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PostPosted: August 24th, 2017, 6:55 am 
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Joined: May 29th, 2016, 6:46 am
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Location: Sebago ME, Errol NH
Here is a link to the study referenced in this thread.

http://www.maine.gov/ifw/fishing/report ... ktrout.htm

I don't know why it isn't appearing as a link but t copy and paste it should work.


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PostPosted: August 24th, 2017, 7:43 am 
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Location: Manchester, ME
Braggs Bay, thanks for the link. That's the abstract of the study. There is a more detailed report that does not appear to be available online, but I'm happy to send a PDF to anyone who pms me.

I'm still trying to understand how this turned into a rant about fly fishing elitists. The existing NH regulations some of us would like to maintain are ALO, not FFO, and I have never heard anyone argue to change that. FWIW, the Androscoggin on both sides of the ME/NH border near Gilead/Bethel is also ALO. Changing to FFO certainly didn't come up at the meeting, and a number of people with concerns about changing the existing rules said they'd support rule changes that allow bait if they were designed to protect brook trout from harvest and hooking mortality. That would be hard to do, but not impossible, given the amount of information we have about trout movements and habitat use in the Magalloway. It won't satisfy the people at the meeting who made it clear their goal is to be able to target and harvest brook trout with bait.


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PostPosted: August 28th, 2017, 4:27 pm 
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Location: Berwick, ME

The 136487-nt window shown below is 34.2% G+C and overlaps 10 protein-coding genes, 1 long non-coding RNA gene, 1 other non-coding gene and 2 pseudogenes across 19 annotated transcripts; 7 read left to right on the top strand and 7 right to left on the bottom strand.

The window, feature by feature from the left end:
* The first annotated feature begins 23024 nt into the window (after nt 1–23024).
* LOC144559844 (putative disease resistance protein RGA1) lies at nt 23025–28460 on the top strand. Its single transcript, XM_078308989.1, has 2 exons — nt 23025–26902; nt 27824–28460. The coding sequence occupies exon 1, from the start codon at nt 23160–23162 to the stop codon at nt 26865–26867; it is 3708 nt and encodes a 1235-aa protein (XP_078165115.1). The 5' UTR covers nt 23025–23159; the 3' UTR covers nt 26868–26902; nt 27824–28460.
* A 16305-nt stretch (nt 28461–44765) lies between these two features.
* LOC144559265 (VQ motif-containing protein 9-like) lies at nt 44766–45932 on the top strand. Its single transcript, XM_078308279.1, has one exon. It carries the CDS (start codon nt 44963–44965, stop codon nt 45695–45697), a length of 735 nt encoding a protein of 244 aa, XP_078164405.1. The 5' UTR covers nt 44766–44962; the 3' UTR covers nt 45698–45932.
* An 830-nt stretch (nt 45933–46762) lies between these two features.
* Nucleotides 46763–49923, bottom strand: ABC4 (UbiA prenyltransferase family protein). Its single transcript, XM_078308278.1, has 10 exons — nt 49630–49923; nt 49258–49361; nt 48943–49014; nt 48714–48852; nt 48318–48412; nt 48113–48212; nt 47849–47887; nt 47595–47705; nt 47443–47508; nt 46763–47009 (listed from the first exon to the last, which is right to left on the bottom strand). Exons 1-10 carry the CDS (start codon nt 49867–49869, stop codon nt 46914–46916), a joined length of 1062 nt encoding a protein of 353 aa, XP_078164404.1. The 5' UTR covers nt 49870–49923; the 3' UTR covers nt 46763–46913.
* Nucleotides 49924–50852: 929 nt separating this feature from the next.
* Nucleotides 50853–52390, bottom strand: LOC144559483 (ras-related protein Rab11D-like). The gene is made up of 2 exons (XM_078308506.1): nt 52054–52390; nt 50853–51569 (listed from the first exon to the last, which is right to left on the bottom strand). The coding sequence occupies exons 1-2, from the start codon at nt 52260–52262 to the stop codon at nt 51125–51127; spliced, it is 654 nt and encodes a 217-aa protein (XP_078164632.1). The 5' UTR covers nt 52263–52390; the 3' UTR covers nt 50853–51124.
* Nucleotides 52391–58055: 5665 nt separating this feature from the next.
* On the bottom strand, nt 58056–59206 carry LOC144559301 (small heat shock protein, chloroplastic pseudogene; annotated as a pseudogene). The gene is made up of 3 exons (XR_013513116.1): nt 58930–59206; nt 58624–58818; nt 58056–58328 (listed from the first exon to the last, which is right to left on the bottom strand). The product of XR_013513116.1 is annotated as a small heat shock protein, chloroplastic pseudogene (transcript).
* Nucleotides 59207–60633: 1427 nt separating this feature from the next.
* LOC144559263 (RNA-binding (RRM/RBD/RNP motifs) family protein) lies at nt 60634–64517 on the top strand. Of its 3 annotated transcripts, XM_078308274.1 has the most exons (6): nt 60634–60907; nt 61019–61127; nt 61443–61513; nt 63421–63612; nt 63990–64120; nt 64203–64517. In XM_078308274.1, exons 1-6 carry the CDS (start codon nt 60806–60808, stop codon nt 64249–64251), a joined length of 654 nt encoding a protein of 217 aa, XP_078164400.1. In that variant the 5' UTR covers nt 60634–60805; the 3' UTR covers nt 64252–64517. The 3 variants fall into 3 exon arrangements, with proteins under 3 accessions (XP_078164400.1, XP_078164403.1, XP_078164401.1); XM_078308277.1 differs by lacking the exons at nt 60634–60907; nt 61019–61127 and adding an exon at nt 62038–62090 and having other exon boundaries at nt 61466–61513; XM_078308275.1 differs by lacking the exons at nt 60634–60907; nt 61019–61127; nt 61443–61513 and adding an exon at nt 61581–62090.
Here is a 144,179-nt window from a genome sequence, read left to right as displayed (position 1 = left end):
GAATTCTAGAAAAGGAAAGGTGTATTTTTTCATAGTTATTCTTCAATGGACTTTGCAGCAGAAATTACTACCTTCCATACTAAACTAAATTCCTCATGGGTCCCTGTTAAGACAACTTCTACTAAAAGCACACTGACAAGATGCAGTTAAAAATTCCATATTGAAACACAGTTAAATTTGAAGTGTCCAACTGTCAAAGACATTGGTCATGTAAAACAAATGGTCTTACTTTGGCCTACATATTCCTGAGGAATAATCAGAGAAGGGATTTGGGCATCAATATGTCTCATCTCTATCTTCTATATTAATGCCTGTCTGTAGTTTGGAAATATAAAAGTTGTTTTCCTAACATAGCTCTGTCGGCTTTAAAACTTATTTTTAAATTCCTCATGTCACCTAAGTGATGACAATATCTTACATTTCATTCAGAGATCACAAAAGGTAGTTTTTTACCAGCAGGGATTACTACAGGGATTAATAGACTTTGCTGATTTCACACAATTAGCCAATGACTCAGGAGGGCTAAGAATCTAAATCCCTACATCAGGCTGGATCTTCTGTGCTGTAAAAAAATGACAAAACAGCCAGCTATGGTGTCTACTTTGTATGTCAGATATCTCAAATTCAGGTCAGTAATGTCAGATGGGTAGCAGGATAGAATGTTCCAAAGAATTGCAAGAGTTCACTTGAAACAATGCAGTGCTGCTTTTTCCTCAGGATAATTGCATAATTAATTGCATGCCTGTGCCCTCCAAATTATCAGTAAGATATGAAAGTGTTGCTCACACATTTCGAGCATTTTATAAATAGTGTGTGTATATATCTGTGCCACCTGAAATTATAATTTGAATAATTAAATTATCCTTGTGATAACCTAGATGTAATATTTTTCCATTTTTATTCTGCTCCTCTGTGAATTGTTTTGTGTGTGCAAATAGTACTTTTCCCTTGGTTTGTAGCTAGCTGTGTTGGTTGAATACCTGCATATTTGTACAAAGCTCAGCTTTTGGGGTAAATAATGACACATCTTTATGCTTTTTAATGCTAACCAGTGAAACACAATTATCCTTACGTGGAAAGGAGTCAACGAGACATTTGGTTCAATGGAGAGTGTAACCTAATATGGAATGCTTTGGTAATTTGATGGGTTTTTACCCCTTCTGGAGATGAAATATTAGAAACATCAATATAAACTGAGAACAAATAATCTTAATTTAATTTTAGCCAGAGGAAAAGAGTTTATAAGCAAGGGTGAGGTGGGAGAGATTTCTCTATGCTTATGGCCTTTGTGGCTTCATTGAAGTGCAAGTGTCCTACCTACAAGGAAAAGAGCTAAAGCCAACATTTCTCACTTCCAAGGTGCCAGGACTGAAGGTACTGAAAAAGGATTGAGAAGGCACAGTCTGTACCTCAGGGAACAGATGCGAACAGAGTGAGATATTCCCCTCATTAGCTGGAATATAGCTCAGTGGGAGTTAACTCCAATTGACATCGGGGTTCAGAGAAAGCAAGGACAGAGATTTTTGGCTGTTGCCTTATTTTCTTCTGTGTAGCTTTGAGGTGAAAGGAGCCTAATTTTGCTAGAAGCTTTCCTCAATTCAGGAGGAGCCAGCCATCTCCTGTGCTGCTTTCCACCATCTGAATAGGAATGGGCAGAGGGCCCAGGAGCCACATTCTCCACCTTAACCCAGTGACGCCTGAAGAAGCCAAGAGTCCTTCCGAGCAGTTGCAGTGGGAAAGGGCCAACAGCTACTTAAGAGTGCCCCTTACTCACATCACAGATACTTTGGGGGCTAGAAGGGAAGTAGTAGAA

Jeff, the fish was around 16 inches, caught at the outlet of little kennebago pond. Tag was about 4 inches long and thin plastic looking with no words on it. I had my buddy snap a quick picture, I will see if I can dig it up, it should have a time stamp.


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PostPosted: August 28th, 2017, 7:41 pm 
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C&R wrote:
Jeff, the fish was around 16 inches, caught at the outlet of little kennebago pond. Tag was about 4 inches long and thin plastic looking with no words on it. I had my buddy snap a quick picture, I will see if I can dig it up, it should have a time stamp.



Russ Danner, the state fish pathologist, had some kind of study running on Little Kennebago. He was stocking larger Kennebago strain brookies to see if they could break the cycle of some parasite the infects trout. As I recall, there was some controversy over stocking over wild trout, and the study didn't last long. Russ has since left DIFW and I've heard nothing about the study for years.

I can't remember how he marked his fish.


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PostPosted: August 28th, 2017, 8:24 pm 
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Location: Berwick, ME
This was likely one of the fish then. It was visibly parasite free and very thick, not built quite like most of the other fish. We got one native one that was 19+ inches but it weighed less than the tagged fish. If that is the fault of the parasite that is too bad. The only parasite in the kennebago ponds that I am aware of is the one with the small black spots. I was under the impression that those did not impact the health of the fish tho, am I wrong?


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PostPosted: August 29th, 2017, 9:00 am 
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As I recall, this was not related to the black spot--some kind of internal parasite. Don't remember the details.


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PostPosted: August 29th, 2017, 9:03 am 
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Location: Manchester, ME
Think this is the parasite:

http://www.maine.gov/ifw/fishing/health/vol4issue11.htm


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PostPosted: August 29th, 2017, 9:38 am 
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Joined: February 14th, 2007, 1:00 am
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Location: New Hampshire